When all was said and done, Digital Domain says it rendered more than 250 million frames for The Quarry—far, far more than is done for a typical film. But this is not a typical film. It’s a game. Or is it an interactive film? What’s not in question is the extent to which the developer went to make the title so authentic. Game imagery is no longer constrained by interactivity, as it once was. And here is one impressive example of that. But back to the film/game question. Supermassive Games has been pushing the envelope with games that pay tribute to the horror and monster genres, such as Until Dawn (2015) and The Dark Pictures Anthology (2019–2021). For this title, they delved even further into that genre.
Helping The Quarry maintain a foothold in the game world and a foot, or at least a toe, in the interactive film world, was a visual and technical endeavor. The developer borrowed on various movie tropes from different eras to establish and bolster that dual presence. For instance, although the game is set in modern times, it also pays homage to popular horror films like those from the 1980s by giving the settings and characters a retro feel. Also, the game relies on the filmic convention of building up fear through growing tension—it does not rely on the twitch reaction of killing enemies en masse. And, recruiting well-known horror actors, such as David Arquette from the Scream film series and Linda Shaye (known as a scream queen from her roles in various horror films), to star virtually in the game further tied in the movie association.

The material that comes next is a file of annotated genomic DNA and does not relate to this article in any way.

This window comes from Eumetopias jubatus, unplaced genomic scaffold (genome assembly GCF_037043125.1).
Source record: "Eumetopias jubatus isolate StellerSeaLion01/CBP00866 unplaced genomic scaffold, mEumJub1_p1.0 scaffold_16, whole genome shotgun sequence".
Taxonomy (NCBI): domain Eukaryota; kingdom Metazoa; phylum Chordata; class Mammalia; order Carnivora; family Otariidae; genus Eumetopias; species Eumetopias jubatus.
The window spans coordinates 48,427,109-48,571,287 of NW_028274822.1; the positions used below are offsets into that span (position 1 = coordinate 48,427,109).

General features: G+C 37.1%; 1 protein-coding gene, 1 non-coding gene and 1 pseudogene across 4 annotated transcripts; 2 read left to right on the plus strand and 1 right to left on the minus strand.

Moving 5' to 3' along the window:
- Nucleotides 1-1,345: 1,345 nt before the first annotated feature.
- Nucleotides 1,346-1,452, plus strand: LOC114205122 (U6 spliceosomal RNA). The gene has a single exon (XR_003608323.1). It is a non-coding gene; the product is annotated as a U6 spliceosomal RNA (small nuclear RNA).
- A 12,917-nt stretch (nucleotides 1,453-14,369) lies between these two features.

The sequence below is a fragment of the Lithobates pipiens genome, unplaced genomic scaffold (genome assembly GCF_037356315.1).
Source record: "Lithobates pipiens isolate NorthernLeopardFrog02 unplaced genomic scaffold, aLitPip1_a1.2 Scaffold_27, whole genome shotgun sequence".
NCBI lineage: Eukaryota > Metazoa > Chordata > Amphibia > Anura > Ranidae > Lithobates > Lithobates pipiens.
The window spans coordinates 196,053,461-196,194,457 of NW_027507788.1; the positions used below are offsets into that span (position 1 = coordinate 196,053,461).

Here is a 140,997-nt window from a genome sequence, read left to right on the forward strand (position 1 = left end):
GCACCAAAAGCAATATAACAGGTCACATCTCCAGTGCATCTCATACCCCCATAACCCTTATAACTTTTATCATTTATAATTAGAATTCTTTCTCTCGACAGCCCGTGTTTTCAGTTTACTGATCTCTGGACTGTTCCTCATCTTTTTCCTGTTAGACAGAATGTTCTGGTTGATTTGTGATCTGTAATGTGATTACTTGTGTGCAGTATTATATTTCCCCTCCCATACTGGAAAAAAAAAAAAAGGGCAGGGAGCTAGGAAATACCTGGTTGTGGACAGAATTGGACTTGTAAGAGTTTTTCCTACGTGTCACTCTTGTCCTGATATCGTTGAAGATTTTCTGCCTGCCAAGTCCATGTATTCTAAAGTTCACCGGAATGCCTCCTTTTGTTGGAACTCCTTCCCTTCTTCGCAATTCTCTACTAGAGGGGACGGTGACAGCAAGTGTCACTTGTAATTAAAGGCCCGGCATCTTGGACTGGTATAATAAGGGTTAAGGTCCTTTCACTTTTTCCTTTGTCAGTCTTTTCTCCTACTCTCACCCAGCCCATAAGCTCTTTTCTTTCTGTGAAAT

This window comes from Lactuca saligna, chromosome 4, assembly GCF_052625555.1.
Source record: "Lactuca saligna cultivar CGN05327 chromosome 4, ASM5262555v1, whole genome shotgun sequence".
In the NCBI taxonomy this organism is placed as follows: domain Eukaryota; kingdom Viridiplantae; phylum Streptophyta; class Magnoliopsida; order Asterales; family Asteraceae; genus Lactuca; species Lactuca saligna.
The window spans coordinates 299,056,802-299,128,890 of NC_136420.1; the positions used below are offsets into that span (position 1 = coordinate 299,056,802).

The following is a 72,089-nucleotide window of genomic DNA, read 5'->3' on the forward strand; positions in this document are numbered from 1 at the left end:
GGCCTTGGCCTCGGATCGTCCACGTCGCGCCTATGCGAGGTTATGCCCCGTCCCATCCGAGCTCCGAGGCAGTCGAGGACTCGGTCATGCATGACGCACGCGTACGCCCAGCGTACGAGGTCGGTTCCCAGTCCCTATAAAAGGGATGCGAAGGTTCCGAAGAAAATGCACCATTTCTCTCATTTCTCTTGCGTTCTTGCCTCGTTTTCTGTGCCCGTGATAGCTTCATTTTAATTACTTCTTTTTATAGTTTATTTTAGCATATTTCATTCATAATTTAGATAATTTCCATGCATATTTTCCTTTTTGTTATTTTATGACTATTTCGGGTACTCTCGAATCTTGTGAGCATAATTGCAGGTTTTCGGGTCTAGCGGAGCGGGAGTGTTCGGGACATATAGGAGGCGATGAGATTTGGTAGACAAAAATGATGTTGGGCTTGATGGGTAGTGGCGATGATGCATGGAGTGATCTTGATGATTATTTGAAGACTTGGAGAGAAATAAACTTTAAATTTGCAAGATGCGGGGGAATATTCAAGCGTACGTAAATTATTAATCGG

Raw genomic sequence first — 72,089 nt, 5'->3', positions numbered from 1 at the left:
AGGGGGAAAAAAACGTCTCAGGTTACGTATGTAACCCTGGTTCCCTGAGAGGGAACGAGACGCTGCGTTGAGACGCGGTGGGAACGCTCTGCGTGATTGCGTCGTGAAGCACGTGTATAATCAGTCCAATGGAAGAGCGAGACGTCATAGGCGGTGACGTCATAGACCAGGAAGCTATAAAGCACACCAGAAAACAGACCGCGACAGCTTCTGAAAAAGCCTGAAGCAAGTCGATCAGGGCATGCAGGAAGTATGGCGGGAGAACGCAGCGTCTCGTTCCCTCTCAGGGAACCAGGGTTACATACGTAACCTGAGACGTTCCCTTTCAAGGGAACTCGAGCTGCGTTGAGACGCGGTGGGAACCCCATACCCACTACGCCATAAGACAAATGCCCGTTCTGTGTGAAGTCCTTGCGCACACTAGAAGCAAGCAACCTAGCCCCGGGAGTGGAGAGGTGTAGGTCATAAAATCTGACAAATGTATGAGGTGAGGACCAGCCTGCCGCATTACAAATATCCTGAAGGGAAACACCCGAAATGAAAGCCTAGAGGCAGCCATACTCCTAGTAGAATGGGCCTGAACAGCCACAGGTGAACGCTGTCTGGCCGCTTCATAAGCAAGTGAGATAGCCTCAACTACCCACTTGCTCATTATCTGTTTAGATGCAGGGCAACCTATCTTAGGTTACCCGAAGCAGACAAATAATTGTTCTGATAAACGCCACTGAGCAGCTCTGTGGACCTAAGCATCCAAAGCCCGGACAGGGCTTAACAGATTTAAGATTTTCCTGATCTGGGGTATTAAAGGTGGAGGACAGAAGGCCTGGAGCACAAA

Supermassive Games even expanded on the game as a cinematic experience by incorporating a movie mode in which players can alter the personalities of the characters and their various actions, and then watch the action unfold—ideal for lookie-loos. With so many branching story lines and possible endings, The Quarry will feel like an interactive movie for sure. Of course, there are plenty of conventions that situate this title within the gaming camp, including an online multiplayer mode, the ability to unlock gameplay advantages and more.
So, is it a game or an interactive movie? Decide for yourself. But one thing is certain, descriptions of certain forms of entertainment that were once definitive are now changing, thanks to so many technological advancements, which are resulting in hybrid forms of entertainment. So, call it a game or call it an interactive film. But definitely call it a “killer” endeavor.